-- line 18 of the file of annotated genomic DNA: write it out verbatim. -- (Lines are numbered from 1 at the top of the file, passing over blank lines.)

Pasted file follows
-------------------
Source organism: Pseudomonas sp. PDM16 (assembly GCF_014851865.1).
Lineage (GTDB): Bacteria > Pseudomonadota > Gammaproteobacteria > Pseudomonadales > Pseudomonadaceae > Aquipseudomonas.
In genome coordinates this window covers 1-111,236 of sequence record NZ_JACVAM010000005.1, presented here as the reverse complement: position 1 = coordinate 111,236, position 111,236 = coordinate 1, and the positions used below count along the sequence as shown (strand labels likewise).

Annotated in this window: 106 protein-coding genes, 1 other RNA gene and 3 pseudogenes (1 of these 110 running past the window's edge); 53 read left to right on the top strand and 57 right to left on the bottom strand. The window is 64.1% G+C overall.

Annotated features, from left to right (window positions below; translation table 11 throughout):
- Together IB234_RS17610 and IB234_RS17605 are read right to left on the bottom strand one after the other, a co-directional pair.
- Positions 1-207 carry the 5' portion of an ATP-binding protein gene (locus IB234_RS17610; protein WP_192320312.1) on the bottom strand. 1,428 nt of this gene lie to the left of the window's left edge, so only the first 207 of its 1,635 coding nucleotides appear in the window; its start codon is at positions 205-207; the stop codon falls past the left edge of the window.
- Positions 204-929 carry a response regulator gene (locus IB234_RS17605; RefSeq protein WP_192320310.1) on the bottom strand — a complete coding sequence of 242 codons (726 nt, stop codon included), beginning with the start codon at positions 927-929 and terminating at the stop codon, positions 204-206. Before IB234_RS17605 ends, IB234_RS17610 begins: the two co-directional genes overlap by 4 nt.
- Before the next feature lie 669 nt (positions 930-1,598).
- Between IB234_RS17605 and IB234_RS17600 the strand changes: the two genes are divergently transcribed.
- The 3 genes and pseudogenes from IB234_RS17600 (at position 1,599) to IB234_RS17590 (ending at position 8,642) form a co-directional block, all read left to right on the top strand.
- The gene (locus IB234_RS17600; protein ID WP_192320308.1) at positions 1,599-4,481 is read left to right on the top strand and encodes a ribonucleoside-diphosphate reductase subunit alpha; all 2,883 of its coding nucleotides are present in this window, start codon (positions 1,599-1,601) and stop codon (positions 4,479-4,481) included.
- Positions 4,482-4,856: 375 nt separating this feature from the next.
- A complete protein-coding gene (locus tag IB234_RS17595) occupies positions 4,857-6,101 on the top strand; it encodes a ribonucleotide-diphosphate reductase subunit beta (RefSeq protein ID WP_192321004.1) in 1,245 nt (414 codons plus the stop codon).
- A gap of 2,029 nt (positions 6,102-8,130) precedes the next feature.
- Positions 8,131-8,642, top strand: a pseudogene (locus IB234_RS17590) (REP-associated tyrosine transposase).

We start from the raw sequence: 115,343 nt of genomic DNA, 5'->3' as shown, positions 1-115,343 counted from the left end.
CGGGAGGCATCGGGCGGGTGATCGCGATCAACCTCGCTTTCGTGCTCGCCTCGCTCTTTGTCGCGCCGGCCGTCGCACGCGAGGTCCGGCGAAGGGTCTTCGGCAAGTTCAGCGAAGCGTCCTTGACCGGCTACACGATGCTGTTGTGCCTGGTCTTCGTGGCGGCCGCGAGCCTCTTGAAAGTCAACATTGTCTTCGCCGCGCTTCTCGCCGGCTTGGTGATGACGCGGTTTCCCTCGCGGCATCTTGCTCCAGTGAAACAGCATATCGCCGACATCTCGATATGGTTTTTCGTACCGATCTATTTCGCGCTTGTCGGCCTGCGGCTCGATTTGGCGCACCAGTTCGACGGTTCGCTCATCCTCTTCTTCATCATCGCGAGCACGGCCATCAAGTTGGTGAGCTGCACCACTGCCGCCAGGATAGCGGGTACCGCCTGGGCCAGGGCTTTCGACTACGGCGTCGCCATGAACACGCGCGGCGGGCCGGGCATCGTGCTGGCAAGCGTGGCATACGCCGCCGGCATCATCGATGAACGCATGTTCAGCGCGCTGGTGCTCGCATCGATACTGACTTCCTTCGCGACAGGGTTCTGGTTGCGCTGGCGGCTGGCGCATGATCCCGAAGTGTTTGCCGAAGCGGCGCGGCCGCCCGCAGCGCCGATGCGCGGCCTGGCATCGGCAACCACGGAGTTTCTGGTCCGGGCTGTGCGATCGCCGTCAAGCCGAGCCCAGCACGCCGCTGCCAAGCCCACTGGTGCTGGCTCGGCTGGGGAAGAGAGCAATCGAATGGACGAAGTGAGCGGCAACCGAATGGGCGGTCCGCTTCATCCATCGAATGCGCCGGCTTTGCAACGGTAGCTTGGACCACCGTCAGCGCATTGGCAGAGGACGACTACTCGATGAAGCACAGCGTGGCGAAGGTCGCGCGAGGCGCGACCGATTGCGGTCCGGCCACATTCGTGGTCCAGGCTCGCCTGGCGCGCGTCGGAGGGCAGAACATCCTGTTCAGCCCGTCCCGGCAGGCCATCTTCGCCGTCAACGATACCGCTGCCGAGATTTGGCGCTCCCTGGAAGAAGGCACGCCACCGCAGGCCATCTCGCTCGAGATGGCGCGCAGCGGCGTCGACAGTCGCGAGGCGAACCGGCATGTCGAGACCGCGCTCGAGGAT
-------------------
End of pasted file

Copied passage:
CGGGAGGCATCGGGCGGGTGATCGCGATCAACCTCGCTTTCGTGCTCGCCTCGCTCTTTGTCGCGCCGGCCGTCGCACGCGAGGTCCGGCGAAGGGTCTTCGGCAAGTTCAGCGAAGCGTCCTTGACCGGCTACACGATGCTGTTGTGCCTGGTCTTCGTGGCGGCCGCGAGCCTCTTGAAAGTCAACATTGTCTTCGCCGCGCTTCTCGCCGGCTTGGTGATGACGCGGTTTCCCTCGCGGCATCTTGCTCCAGTGAAACAGCATATCGCCGACATCTCGATATGGTTTTTCGTACCGATCTATTTCGCGCTTGTCGGCCTGCGGCTCGATTTGGCGCACCAGTTCGACGGTTCGCTCATCCTCTTCTTCATCATCGCGAGCACGGCCATCAAGTTGGTGAGCTGCACCACTGCCGCCAGGATAGCGGGTACCGCCTGGGCCAGGGCTTTCGACTACGGCGTCGCCATGAACACGCGCGGCGGGCCGGGCATCGTGCTGGCAAGCGTGGCATACGCCGCCGGCATCATCGATGAACGCATGTTCAGCGCGCTGGTGCTCGCATCGATACTGACTTCCTTCGCGACAGGGTTCTGGTTGCGCTGGCGGCTGGCGCATGATCCCGAAGTGTTTGCCGAAGCGGCGCGGCCGCCCGCAGCGCCGATGCGCGGCCTGGCATCGGCAACCACGGAGTTTCTGGTCCGGGCTGTGCGATCGCCGTCAAGCCGAGCCCAGCACGCCGCTGCCAAGCCCACTGGTGCTGGCTCGGCTGGGGAAGAGAGCAATCGAATGGACGAAGTGAGCGGCAACCGAATGGGCGGTCCGCTTCATCCATCGAATGCGCCGGCTTTGCAACGGTAGCTTGGACCACCGTCAGCGCATTGGCAGAGGACGACTACTCGATGAAGCACAGCGTGGCGAAGGTCGCGCGAGGCGCGACCGATTGCGGTCCGGCCACATTCGTGGTCCAGGCTCGCCTGGCGCGCGTCGGAGGGCAGAACATCCTGTTCAGCCCGTCCCGGCAGGCCATCTTCGCCGTCAACGATACCGCTGCCGAGATTTGGCGCTCCCTGGAAGAAGGCACGCCACCGCAGGCCATCTCGCTCGAGATGGCGCGCAGCGGCGTCGACAGTCGCGAGGCGAACCGGCATGTCGAGACCGCGCTCGAGGAT